When the Elite first appear on the scene, Superman doesn’t know what to make of them. They prove to be invaluable in a couple of tight spots and are eager to please. Unfortunately things turn sour when Superman realizes just how aggressive the Elite can be. For them, violence is always an option and they are not above outright murder of terrorists and other unsavory types, if they think it will get results. While Superman stands strong with his moral code, he seems to be alone in his corner. These are savage times and the world likes what the Elite has to offer. It is up to Superman to accept his new status as a relic of the past or persevere and demonstrate that morality doesn’t have to be considered weakness.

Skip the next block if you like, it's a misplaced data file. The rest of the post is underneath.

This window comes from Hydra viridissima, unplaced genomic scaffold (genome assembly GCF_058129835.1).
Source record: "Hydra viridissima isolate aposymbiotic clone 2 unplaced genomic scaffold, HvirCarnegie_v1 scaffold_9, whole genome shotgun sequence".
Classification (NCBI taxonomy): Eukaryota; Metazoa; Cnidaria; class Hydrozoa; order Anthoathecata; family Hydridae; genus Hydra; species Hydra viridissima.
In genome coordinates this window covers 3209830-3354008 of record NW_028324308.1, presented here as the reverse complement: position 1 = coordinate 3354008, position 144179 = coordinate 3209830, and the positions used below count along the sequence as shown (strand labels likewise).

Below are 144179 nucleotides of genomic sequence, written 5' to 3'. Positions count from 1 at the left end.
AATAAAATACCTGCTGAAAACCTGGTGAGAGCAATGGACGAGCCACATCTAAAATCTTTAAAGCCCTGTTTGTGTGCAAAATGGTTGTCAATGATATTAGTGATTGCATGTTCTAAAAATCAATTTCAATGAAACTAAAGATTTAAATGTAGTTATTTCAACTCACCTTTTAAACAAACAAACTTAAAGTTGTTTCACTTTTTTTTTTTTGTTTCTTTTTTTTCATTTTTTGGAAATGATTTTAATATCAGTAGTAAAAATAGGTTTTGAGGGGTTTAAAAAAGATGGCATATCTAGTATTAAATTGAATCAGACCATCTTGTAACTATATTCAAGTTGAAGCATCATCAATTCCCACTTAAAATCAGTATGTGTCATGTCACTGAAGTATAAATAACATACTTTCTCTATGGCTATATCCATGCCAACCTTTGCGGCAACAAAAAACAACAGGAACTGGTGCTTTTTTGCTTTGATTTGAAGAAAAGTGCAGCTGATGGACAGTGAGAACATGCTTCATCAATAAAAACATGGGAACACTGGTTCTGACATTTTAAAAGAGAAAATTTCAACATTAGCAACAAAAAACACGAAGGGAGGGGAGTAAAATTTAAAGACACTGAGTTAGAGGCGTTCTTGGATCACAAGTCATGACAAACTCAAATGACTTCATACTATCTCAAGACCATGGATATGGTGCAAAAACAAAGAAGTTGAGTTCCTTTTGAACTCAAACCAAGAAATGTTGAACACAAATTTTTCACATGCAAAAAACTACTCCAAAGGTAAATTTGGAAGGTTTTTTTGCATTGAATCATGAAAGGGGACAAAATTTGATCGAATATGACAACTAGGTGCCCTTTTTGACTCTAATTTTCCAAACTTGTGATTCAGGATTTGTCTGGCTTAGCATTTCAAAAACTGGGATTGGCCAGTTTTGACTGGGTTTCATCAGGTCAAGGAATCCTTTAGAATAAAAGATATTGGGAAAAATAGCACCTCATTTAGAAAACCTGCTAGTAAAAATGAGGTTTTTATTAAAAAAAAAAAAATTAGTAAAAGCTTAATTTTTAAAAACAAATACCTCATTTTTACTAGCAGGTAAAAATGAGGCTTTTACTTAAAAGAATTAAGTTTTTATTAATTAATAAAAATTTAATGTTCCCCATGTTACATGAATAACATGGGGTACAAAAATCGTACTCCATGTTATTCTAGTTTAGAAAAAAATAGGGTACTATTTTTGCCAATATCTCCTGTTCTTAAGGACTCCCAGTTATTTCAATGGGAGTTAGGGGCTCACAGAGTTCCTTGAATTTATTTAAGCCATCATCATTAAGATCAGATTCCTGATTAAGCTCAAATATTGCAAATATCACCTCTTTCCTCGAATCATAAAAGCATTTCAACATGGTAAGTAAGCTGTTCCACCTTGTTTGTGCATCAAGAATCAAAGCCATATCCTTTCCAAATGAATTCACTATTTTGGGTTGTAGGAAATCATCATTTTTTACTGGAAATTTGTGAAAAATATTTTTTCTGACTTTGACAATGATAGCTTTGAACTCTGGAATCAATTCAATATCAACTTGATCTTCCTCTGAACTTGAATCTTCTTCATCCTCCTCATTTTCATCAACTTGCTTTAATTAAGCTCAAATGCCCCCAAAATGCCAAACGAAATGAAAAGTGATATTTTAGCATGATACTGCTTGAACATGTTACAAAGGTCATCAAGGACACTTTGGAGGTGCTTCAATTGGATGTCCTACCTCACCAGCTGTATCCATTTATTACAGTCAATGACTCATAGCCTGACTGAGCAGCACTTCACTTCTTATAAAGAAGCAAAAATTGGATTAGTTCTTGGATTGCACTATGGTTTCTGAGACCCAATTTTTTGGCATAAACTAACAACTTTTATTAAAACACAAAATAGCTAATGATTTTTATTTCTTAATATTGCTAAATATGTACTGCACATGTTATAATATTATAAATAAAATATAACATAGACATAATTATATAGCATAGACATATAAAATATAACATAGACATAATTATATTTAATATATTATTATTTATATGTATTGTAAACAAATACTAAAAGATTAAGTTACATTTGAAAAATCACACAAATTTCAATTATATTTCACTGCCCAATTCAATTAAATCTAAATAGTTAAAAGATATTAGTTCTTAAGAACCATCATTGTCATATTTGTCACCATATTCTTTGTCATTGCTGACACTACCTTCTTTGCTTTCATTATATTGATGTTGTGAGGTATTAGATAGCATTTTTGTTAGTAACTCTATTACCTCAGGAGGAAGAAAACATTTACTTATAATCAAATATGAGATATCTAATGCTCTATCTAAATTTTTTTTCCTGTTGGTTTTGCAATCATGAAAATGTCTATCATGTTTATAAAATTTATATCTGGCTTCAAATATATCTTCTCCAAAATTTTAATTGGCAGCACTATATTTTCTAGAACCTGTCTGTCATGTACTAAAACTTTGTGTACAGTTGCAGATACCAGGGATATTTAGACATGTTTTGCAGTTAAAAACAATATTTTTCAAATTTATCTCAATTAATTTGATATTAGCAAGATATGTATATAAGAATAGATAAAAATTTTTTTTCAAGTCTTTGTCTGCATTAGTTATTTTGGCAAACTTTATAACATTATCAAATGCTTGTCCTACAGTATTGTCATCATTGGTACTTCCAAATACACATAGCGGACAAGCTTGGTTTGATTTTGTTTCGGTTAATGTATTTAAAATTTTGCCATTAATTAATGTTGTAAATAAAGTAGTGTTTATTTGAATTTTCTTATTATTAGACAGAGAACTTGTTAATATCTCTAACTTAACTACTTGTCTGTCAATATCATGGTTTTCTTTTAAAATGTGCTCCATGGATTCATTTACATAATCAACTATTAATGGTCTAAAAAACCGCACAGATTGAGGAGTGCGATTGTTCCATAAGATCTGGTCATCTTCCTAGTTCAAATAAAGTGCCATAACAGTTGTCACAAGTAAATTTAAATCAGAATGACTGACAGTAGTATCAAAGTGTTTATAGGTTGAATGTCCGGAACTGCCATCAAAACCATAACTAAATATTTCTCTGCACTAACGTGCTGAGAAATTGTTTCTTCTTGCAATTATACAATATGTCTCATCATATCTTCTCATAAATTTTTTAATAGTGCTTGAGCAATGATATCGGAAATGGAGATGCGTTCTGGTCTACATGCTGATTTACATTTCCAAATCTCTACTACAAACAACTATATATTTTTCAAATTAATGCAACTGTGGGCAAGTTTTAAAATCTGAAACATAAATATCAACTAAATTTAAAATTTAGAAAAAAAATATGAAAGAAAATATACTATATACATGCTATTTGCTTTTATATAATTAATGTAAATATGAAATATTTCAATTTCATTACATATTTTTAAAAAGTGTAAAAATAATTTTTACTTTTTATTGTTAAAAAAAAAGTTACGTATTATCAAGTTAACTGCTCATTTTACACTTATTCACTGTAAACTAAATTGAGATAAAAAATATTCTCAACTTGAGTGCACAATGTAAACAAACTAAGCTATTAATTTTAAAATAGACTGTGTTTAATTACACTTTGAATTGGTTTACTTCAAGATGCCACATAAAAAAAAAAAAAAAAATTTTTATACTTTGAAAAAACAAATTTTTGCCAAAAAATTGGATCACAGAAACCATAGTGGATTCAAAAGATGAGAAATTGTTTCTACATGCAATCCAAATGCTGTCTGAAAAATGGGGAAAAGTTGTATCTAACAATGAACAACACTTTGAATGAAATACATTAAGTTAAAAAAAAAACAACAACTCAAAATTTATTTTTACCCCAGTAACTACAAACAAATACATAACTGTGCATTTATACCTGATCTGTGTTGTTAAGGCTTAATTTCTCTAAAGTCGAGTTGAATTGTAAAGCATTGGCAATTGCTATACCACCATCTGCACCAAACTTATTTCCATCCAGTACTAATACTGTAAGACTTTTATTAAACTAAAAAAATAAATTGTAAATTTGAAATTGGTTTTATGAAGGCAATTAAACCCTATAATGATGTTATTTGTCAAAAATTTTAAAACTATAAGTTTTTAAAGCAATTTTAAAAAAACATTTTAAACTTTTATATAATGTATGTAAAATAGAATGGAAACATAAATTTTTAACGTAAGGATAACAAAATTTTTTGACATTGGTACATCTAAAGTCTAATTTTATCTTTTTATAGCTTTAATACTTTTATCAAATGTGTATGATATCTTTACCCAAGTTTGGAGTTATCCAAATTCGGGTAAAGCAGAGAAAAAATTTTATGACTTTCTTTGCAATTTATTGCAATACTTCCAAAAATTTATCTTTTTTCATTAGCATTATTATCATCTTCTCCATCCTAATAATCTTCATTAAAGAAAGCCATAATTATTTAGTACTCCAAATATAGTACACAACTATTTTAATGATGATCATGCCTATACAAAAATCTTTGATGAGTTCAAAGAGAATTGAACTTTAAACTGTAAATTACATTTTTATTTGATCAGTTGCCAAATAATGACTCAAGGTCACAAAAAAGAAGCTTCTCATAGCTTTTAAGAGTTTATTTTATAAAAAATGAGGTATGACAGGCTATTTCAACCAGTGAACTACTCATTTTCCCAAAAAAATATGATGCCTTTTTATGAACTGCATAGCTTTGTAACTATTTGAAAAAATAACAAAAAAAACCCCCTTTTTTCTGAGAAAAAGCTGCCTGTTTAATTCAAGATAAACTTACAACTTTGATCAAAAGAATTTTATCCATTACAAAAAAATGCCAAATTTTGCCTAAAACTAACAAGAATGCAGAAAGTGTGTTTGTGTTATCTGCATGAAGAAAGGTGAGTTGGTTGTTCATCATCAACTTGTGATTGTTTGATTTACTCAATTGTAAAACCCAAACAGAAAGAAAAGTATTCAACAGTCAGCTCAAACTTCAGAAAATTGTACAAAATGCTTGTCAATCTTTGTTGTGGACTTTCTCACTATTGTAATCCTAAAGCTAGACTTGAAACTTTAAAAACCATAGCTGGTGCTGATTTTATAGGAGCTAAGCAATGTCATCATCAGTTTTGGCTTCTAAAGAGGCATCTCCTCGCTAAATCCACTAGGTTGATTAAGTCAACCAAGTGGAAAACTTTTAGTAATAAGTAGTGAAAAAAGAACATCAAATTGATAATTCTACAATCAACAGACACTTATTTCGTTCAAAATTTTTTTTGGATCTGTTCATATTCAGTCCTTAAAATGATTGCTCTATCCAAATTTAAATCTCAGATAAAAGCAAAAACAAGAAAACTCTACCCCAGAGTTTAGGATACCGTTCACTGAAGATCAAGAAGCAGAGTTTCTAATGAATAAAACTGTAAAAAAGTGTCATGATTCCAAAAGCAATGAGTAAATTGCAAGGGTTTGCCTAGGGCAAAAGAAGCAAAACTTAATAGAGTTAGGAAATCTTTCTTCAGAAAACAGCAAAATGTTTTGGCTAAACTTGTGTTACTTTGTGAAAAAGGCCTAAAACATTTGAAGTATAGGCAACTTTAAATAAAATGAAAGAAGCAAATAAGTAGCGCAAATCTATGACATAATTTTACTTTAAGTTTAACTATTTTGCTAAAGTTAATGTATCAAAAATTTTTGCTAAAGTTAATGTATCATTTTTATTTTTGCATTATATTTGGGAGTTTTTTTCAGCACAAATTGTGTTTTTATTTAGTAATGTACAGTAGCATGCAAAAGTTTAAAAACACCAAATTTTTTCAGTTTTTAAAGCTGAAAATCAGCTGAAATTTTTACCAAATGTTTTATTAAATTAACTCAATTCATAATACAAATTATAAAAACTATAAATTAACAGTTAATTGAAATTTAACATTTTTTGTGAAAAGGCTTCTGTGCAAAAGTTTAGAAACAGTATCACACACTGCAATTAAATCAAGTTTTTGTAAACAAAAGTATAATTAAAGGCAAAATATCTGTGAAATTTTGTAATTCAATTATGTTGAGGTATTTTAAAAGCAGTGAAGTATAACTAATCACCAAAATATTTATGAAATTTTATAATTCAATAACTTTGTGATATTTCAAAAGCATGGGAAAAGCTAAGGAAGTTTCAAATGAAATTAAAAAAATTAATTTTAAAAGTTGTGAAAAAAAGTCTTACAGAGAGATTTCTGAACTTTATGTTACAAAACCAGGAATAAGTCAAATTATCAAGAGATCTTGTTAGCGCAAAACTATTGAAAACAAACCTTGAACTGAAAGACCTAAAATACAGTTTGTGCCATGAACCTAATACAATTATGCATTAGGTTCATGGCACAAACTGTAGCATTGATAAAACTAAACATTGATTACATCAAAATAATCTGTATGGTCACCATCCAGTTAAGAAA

It struck me early on and once I noticed it, I couldn’t ignore it. This is one angry movie. There is a palpable sense of rage that bubbles just under the surface, sometimes erupting quite unexpectedly. This is not surprising given the parallels that are drawn to the very real world we live in. When Manchester refers to ‘boogeymen who knock down skyscrapers’ he is peeling back the scab of 9/11 and pouring salt in the wound. He (and through him, Joe Kelly) is tapping into the violation we all felt and reminding us that under the right circumstances, perfectly reasonable people become blood-thirsty instruments of revenge. To Kelly’s credit, he doesn’t present this as a black-and-white issue. When Lois (Pauley Perrette) mentions that the Elite aren’t completely wrong, Clark is taken aback but we are not. As the audience surrogate, she is merely saying what we may not be willing to admit.